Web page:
My path first crossed with Ms Chris through a podcast sponsored by an Indie Speculative Fiction publisher which led me to hosting blog tours which celebrated her stories. Since our first encounter with each other, we’ve developed a friendship I am blessed to have and I appreciate getting to know a bit more about an author whose not only developing a unique style in the world of Fantasy but is receptive to the thoughts readers have as they gain impression by reading the stories themselves.

I am disclosing this, to assure you that I can formulate an honest opinion, even though I have interacted with Ms Chris through our respective blogs, the twitterverse, the podcast world, and privately. I treat each book as a ‘new experience’, whether I personally know the author OR whether I am reading a book by them for the first time. For more information, I disclosed a bit more on my first 10 Bookish, Not Bookish Thoughts (read No.7!).

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Why I love reading the Tipsy Fairy Tales:

One of the best bits of all though were the classic ways in which the Zombies were a key part of the story and how un-Zombie-like they were as it wasn’t so much of a story of the undead but rather a story of manipulation, altered states of awareness and the transitional pursuits of someone whose bent on power and control but hasn’t the proper sense to realise how ill-fated that would make his destiny. Of all the stories I could have read involving Zombies, I am so wicked thankful it was one by Ms Chris!

The tipsy side of Skye’s life soon became a double-edged sword we all knew could turn on her as soon as she let her guard down to notice the implications of leading a life that was quite out of control by most people’s standards. There were consequences she was not prepared for even if she presumed they were possible, yet through it all, she kept moving forward, kept fighting and willing herself to see the endgame was worth the heartaches along the way. This story is paramount to her evolving story-line where she has to make better choices for her future whilst realising that sometimes the hasty choices made on the fly might not be the best advantage in the long-term especially if you burn more bridges than you can handle all at once. Relationships are built on trust and this is one cardinal flaw on Skye’s behalf – she never realised how much trust she had with those she needed most until the day arrived where her restless urgency to ‘do something’ good with her paratalents took away the one thing that anchoured her most in life. To see where she goes from here is going to be interesting as in many regards, she has to rebuild the way in which she manages her impulses whilst becoming the better half of whom she is meant to be.

There were quiet moments of repose to reflect on Skye’s history and on Phil’s where other characters that cross between Ms Chris and Mr Sullivan’s story arcs come into centre play and knowledge. They have a unique working relationship where they ‘borrow’ characters and each have their own unique spin on how those characters are presented. I spoke about this on my review for Blue Spirit in case you’d like a refresher. Ms Chris is one of those authors who has such a clarity about her writerly voice, she can insert ‘background’ on her characters and previous stories (or Mr Sullivan’s) without it sounding like the ‘insert previous information here’ variety of narrative. I applaud that, as sometimes I notice authors overwork the obvious or take you out of the current story to opt to fill in those who read series out of order.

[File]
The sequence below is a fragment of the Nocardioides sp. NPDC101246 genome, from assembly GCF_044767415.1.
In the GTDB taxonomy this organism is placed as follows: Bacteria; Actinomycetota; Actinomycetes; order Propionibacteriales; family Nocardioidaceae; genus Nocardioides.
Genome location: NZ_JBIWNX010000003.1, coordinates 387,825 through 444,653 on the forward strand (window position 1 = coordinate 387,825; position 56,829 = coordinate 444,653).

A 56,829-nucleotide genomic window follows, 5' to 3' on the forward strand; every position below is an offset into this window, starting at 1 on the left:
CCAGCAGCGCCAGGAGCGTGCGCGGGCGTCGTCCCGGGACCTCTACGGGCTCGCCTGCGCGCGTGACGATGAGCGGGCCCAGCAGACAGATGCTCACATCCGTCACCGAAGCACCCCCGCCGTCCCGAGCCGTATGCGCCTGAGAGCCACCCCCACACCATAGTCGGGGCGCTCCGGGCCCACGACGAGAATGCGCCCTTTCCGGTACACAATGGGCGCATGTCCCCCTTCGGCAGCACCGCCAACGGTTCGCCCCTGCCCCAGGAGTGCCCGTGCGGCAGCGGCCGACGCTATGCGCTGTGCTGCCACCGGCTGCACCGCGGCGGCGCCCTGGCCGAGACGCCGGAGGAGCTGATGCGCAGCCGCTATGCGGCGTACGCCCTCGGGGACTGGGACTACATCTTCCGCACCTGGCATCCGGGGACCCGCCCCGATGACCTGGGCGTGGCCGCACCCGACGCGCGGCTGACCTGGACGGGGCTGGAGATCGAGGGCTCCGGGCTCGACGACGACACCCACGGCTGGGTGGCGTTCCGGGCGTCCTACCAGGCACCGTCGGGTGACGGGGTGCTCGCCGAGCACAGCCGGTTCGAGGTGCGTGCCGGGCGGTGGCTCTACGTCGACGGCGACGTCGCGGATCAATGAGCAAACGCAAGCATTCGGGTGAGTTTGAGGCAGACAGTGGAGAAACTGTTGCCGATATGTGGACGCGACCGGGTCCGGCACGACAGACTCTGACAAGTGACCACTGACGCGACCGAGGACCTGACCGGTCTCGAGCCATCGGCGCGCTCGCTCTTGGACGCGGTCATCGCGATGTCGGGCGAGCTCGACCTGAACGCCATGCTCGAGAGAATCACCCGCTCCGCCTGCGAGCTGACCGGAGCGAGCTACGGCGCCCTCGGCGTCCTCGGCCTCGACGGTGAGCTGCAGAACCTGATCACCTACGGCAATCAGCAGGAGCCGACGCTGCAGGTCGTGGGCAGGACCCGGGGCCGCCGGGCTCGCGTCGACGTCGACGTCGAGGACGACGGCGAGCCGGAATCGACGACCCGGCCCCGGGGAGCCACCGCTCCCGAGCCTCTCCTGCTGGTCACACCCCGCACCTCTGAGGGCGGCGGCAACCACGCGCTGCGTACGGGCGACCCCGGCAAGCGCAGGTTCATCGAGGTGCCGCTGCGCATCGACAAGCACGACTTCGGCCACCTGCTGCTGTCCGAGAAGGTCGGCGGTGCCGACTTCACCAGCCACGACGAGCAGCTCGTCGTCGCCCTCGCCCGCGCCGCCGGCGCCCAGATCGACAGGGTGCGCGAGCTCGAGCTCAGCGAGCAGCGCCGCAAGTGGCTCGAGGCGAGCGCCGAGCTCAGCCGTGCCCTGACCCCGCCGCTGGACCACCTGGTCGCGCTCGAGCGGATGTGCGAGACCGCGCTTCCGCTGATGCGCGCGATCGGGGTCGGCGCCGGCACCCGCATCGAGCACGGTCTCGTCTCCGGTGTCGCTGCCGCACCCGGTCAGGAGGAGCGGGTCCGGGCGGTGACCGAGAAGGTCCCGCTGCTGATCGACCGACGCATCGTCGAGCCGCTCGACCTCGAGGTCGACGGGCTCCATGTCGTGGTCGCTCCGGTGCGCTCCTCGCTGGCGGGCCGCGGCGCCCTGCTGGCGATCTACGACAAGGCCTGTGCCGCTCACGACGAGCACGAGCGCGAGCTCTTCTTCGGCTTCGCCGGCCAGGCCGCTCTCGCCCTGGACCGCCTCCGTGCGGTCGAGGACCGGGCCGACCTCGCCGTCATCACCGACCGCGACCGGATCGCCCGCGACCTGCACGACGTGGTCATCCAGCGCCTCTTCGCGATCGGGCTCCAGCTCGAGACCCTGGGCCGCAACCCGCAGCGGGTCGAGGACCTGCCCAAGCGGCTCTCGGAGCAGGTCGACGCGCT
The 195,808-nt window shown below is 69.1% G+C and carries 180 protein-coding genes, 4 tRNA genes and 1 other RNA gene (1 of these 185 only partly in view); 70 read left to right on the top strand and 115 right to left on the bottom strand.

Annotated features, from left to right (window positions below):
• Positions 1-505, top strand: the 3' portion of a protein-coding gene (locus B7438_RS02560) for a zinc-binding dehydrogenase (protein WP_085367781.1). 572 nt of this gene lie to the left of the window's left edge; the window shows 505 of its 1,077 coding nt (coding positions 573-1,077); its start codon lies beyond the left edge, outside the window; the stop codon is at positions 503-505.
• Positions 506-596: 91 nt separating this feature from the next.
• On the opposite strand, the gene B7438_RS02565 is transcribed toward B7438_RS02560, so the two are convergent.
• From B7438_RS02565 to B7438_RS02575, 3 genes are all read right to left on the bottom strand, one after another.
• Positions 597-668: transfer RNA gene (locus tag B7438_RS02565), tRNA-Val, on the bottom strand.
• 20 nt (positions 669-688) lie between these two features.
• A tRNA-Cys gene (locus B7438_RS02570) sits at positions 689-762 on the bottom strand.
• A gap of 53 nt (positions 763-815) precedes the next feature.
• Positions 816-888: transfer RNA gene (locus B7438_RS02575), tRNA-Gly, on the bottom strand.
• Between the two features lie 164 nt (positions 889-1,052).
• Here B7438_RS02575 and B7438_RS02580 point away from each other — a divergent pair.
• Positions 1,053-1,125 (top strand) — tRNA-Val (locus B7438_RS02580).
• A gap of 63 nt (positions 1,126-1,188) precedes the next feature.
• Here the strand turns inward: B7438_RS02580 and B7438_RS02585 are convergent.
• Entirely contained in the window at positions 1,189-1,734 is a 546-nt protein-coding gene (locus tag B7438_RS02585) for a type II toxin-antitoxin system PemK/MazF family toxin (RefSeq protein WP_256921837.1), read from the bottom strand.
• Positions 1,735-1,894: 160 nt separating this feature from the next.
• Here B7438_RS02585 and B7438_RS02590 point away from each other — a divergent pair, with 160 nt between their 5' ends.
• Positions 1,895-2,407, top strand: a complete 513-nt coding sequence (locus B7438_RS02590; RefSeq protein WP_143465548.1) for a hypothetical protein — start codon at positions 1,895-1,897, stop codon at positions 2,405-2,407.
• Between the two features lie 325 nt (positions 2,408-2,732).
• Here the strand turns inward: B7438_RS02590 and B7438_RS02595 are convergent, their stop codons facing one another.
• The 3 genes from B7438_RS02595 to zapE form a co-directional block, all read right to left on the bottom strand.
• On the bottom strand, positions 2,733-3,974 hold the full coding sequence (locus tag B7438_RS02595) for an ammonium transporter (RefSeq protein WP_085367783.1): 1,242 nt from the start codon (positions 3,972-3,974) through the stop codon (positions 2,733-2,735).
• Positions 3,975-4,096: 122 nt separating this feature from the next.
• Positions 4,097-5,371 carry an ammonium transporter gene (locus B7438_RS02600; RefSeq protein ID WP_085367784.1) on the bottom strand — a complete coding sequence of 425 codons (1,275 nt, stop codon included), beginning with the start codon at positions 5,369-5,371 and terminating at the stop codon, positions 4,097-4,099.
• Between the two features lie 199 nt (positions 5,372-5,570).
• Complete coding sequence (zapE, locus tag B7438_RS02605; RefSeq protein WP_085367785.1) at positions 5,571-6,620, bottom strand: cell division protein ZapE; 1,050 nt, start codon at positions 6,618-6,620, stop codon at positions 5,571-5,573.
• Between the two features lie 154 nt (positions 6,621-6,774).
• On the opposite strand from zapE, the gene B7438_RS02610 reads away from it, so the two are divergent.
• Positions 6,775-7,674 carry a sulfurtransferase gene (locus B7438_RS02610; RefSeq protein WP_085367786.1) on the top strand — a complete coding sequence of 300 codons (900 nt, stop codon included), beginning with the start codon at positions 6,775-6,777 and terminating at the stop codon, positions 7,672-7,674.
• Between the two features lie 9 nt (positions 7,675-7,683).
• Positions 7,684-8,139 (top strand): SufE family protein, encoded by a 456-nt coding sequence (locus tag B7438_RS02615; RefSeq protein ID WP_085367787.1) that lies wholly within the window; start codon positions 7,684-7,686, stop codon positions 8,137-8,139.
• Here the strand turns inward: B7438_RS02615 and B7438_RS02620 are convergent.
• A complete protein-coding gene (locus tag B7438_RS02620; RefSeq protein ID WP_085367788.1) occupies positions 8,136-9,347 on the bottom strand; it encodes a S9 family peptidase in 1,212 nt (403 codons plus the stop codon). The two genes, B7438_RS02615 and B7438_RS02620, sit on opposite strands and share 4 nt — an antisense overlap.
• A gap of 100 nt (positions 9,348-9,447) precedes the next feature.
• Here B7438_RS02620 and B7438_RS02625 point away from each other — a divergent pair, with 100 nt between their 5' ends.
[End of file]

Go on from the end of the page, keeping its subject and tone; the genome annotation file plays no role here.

I consider this series pro-positive for both LGBTQIA+ and Allies alike, as everything pertinent to this side of Skye’s life is told organically and shifts between being humourous and serious, depending on the nature of the exchange or the situation at hand. This is positive I think as it has a very realistic vibe attached to it. Skye is not afraid to speak her mind or to live her authentic truth, even if others are not as prepared to accept her on her terms, she still lives her life owning the truth she has within her and that’s something to applaud. She has her faults (who doesn’t?) but her strengths are her willingness to take-on challenges head-on and remain faithful to those she cares about whilst sorting out mysteries of the unexplained.

This is definitely an author to bookmark if your seeking #diverselit and stories of Equality where all characters are realistically written and openly honest about expressing their thoughts, views and feelings.

-quoted from my review of Restless Spirit

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A #WyrdAndWonder Book Review | The final installment of the Tipsy Fairy Tale trilogy “Mean Spirit” by E. Chris GarrisonMean Spirit
Subtitle: A Tipsy Fairy Tale
by Ms Chris (E. Chris Garrison) of Silly Hat Books